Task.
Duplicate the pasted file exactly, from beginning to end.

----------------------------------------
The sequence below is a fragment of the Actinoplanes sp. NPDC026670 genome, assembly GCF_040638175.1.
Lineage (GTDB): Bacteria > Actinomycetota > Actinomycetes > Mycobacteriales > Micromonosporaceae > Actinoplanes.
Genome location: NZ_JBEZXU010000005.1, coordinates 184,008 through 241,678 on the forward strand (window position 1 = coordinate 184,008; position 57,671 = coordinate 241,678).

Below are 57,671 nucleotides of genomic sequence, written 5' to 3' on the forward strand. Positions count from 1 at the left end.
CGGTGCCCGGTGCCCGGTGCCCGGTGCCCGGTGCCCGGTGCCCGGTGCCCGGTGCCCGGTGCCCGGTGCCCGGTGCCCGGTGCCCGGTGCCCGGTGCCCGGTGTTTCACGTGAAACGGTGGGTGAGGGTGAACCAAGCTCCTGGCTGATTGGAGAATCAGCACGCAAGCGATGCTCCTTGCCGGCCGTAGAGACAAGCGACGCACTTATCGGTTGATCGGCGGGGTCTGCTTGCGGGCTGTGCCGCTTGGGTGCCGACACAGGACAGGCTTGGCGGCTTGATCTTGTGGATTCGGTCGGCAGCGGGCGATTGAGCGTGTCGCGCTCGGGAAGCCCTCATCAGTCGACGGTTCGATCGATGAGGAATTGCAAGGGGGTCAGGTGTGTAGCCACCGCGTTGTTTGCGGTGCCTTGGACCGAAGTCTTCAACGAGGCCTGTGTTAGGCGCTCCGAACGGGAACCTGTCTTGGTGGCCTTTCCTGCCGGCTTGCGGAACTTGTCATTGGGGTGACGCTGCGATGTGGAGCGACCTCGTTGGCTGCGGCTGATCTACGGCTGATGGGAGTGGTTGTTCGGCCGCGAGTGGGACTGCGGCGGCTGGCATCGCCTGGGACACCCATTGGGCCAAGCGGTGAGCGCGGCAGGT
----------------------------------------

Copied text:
The sequence below is a fragment of the Actinoplanes sp. NPDC026670 genome, assembly GCF_040638175.1.
Lineage (GTDB): Bacteria > Actinomycetota > Actinomycetes > Mycobacteriales > Micromonosporaceae > Actinoplanes.
Genome location: NZ_JBEZXU010000005.1, coordinates 184,008 through 241,678 on the forward strand (window position 1 = coordinate 184,008; position 57,671 = coordinate 241,678).

Below are 57,671 nucleotides of genomic sequence, written 5' to 3' on the forward strand. Positions count from 1 at the left end.
CGGTGCCCGGTGCCCGGTGCCCGGTGCCCGGTGCCCGGTGCCCGGTGCCCGGTGCCCGGTGCCCGGTGCCCGGTGCCCGGTGCCCGGTGCCCGGTGCCCGGTGTTTCACGTGAAACGGTGGGTGAGGGTGAACCAAGCTCCTGGCTGATTGGAGAATCAGCACGCAAGCGATGCTCCTTGCCGGCCGTAGAGACAAGCGACGCACTTATCGGTTGATCGGCGGGGTCTGCTTGCGGGCTGTGCCGCTTGGGTGCCGACACAGGACAGGCTTGGCGGCTTGATCTTGTGGATTCGGTCGGCAGCGGGCGATTGAGCGTGTCGCGCTCGGGAAGCCCTCATCAGTCGACGGTTCGATCGATGAGGAATTGCAAGGGGGTCAGGTGTGTAGCCACCGCGTTGTTTGCGGTGCCTTGGACCGAAGTCTTCAACGAGGCCTGTGTTAGGCGCTCCGAACGGGAACCTGTCTTGGTGGCCTTTCCTGCCGGCTTGCGGAACTTGTCATTGGGGTGACGCTGCGATGTGGAGCGACCTCGTTGGCTGCGGCTGATCTACGGCTGATGGGAGTGGTTGTTCGGCCGCGAGTGGGACTGCGGCGGCTGGCATCGCCTGGGACACCCATTGGGCCAAGCGGTGAGCGCGGCAGGT